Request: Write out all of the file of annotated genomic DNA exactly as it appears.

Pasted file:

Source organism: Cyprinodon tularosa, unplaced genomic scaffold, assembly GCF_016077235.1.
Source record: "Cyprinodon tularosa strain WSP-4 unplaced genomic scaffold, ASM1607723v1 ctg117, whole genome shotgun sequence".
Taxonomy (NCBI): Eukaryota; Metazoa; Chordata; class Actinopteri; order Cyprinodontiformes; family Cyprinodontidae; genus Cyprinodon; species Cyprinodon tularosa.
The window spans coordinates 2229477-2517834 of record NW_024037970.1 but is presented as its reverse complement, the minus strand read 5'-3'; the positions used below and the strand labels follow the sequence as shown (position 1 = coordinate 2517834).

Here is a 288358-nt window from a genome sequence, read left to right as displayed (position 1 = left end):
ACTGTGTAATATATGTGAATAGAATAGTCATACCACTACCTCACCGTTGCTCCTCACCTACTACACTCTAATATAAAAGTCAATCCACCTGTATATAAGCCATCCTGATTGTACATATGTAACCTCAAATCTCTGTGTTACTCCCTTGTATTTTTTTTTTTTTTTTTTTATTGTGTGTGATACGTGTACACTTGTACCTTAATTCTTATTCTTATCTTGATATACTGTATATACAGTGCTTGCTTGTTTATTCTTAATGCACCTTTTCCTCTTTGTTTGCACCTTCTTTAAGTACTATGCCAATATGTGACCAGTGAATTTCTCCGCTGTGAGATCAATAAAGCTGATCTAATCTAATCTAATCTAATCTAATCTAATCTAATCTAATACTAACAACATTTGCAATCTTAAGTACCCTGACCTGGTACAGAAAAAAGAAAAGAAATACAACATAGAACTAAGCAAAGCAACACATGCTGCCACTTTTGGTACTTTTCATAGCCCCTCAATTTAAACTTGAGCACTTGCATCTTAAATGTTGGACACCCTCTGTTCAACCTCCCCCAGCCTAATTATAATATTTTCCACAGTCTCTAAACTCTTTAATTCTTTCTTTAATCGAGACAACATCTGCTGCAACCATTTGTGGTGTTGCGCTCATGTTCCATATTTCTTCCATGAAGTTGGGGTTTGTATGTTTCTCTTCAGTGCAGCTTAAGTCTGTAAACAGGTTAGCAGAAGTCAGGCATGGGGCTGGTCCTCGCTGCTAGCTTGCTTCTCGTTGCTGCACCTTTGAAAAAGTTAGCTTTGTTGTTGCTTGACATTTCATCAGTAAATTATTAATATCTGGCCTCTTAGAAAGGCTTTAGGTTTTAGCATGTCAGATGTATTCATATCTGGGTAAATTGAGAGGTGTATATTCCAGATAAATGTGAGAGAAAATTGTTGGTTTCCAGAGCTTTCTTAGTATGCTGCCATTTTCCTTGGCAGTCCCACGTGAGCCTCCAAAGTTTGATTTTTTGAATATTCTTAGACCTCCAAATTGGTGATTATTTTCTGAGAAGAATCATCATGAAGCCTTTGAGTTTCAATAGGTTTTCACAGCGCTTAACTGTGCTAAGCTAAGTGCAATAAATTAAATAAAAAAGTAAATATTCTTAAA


Source organism: Cyprinodon tularosa, unplaced genomic scaffold, assembly GCF_016077235.1.
Source record: "Cyprinodon tularosa strain WSP-4 unplaced genomic scaffold, ASM1607723v1 ctg117, whole genome shotgun sequence".
Taxonomy (NCBI): Eukaryota; Metazoa; Chordata; class Actinopteri; order Cyprinodontiformes; family Cyprinodontidae; genus Cyprinodon; species Cyprinodon tularosa.
The window spans coordinates 2229477-2517834 of record NW_024037970.1 but is presented as its reverse complement, the minus strand read 5'-3'; the positions used below and the strand labels follow the sequence as shown (position 1 = coordinate 2517834).

Here is a 288358-nt window from a genome sequence, read left to right as displayed (position 1 = left end):
ACTGTGTAATATATGTGAATAGAATAGTCATACCACTACCTCACCGTTGCTCCTCACCTACTACACTCTAATATAAAAGTCAATCCACCTGTATATAAGCCATCCTGATTGTACATATGTAACCTCAAATCTCTGTGTTACTCCCTTGTATTTTTTTTTTTTTTTTTTTATTGTGTGTGATACGTGTACACTTGTACCTTAATTCTTATTCTTATCTTGATATACTGTATATACAGTGCTTGCTTGTTTATTCTTAATGCACCTTTTCCTCTTTGTTTGCACCTTCTTTAAGTACTATGCCAATATGTGACCAGTGAATTTCTCCGCTGTGAGATCAATAAAGCTGATCTAATCTAATCTAATCTAATCTAATCTAATCTAATCTAATACTAACAACATTTGCAATCTTAAGTACCCTGACCTGGTACAGAAAAAAGAAAAGAAATACAACATAGAACTAAGCAAAGCAACACATGCTGCCACTTTTGGTACTTTTCATAGCCCCTCAATTTAAACTTGAGCACTTGCATCTTAAATGTTGGACACCCTCTGTTCAACCTCCCCCAGCCTAATTATAATATTTTCCACAGTCTCTAAACTCTTTAATTCTTTCTTTAATCGAGACAACATCTGCTGCAACCATTTGTGGTGTTGCGCTCATGTTCCATATTTCTTCCATGAAGTTGGGGTTTGTATGTTTCTCTTCAGTGCAGCTTAAGTCTGTAAACAGGTTAGCAGAAGTCAGGCATGGGGCTGGTCCTCGCTGCTAGCTTGCTTCTCGTTGCTGCACCTTTGAAAAAGTTAGCTTTGTTGTTGCTTGACATTTCATCAGTAAATTATTAATATCTGGCCTCTTAGAAAGGCTTTAGGTTTTAGCATGTCAGATGTATTCATATCTGGGTAAATTGAGAGGTGTATATTCCAGATAAATGTGAGAGAAAATTGTTGGTTTCCAGAGCTTTCTTAGTATGCTGCCATTTTCCTTGGCAGTCCCACGTGAGCCTCCAAAGTTTGATTTTTTGAATATTCTTAGACCTCCAAATTGGTGATTATTTTCTGAGAAGAATCATCATGAAGCCTTTGAGTTTCAATAGGTTTTCACAGCGCTTAACTGTGCTAAGCTAAGTGCAATAAATTAAATAAAAAAGTAAATATTCTTAAA